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It is commonplace today to search for images on a search engine such as Google by searching for keywords that occur near the image. This works well when looking for a specific object like recycling bins, but does not perform so well when looking for something more vague, like a building with trees around it. In the latter case, the seeker probably has an image that is like what they want to find, and it would be easier to search with the image as the query than search words. This search method is known as "content-based image retrieval (CBIR)," and works by finding images from a database with similar characteristics to the query image.


The challenge in creating a CBIR system is determining how to compare images to determine which are 'similar' to the query. Color histograms and texture energy maps of images are two descriptors that compare the overall look of an image, and thus do a reasonable job of finding similar pictures.
Most photos have different colors and textures in different regions, so it is important to compare these descriptors region-by-region in the image. Regions can be simply defined by dividing an image into a grid (such as 4X4). For each region, a color histogram in LUV space (in which distances are perceptual) and Law's texture energy measures are calculated.
A quick way to compare two histograms is by finding the intersection. The equation is below:

By subtracting the main part of the equation from one, this distance metric returns 0 for identical images, and 1 for completely disjoint ones. An unfortunate drawback of histogram intersection is that it only compares the same bins, so if a histogram is shifted by one bin, the distance will be larger than it is perceptually. Color histograms are 3-dimensional, so more advanced distance metrics are more difficult to compute, so since histogram intersection gives reasonable results, it is what this program uses. A bin size of 16 was chosen by comparing results entirely dependent upon color and judging 16 bins to be more effective than 8.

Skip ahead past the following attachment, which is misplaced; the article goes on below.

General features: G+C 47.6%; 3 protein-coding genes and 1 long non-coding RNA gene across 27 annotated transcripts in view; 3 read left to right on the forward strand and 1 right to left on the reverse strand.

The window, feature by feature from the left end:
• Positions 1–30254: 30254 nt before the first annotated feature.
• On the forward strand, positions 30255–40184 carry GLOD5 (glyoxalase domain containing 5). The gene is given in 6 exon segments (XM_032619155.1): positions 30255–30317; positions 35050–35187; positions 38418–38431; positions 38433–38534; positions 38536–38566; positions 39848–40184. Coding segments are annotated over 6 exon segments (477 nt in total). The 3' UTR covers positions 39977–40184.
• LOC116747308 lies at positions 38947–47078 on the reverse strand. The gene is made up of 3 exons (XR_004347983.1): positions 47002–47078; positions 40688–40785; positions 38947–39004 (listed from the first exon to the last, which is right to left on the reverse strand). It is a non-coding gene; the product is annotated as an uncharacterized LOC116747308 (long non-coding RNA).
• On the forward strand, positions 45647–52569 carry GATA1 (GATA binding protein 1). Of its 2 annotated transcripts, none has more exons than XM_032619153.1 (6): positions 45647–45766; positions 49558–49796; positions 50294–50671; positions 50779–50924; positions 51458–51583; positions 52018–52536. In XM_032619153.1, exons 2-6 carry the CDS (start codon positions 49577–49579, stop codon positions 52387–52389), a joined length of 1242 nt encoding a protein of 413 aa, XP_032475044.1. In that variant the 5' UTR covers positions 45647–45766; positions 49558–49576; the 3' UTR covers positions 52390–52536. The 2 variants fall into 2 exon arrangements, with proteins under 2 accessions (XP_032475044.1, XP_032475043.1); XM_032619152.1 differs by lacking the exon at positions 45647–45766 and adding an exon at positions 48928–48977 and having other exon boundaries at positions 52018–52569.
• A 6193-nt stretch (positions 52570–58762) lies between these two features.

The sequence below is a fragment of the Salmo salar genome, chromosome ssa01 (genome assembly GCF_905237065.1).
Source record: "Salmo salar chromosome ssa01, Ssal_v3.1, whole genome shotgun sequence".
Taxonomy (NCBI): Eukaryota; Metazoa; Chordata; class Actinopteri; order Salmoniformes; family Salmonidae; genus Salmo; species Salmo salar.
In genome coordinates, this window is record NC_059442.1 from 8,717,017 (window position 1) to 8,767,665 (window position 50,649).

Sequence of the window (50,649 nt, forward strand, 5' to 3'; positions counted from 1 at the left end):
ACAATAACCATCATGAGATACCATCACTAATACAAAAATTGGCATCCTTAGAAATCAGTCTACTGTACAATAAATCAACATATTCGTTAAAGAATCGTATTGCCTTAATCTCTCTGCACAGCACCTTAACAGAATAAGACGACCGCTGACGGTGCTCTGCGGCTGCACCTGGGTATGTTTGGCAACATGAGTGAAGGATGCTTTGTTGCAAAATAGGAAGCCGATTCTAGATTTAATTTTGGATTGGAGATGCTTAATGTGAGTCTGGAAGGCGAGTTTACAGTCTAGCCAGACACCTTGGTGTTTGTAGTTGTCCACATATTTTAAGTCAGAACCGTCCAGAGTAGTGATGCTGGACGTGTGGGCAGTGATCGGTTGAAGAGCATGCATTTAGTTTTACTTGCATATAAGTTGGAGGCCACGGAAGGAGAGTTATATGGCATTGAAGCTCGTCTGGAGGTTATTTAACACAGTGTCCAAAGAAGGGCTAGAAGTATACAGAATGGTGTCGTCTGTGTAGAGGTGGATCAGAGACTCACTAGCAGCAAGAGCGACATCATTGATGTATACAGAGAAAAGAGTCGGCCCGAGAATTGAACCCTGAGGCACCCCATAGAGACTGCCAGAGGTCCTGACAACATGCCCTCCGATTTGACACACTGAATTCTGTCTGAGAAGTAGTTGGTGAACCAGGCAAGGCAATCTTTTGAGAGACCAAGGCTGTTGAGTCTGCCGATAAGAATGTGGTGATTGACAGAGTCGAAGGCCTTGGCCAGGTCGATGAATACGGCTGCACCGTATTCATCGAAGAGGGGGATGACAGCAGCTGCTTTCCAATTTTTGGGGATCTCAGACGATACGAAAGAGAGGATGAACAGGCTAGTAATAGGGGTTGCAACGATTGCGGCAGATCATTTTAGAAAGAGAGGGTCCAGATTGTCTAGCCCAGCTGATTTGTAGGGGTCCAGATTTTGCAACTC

The Law's texture energy maps are generated by individually correlating 16 different filters with the original (grayscale) image (first processed to remove illumination by subtracting the mean value of each 16X16 pixel region from each pixel). Some maps can be combined because they are essentially the same, resulting in 9 energy values per pixel. As in creating color histograms, the images are sectioned off into 16 rectangular regions, and the average for each of the nine 'channels' is computed. Two images' textures are compared by taking the sum of the L2 (Euclidean) distances between each map at each region.
Computing color histograms and texture maps is time-intensive, so it is important to save the descriptors for each image in a database that is used in the search, rather than re-computing them each time.


This program was implemented in python, which has a module shelve that is useful for saving image descriptors (numpy arrays). Each image takes about .6s to describe, and the available database contains 1316 pictures, so the descriptors took about 15 minutes to compute. The color histogram is initially a 4x4x16x16x16 array, and the textures are 9x4x4. To store them in a single array, both are flattened, and then concatenated with hstack. The resulting 1x65680 array is the final descriptor, and the histogram can be accessed by descriptor[:65536], and the textures by descriptor[65536:]. Two of either of these numpy arrays can be compared quickly by using numpy's methods. The two distances are then combined by adding them together. Since the range of the texture distance is so much greater than that of the color, it is first divided by 25, which was empirically determined to bring the values near to the color distances.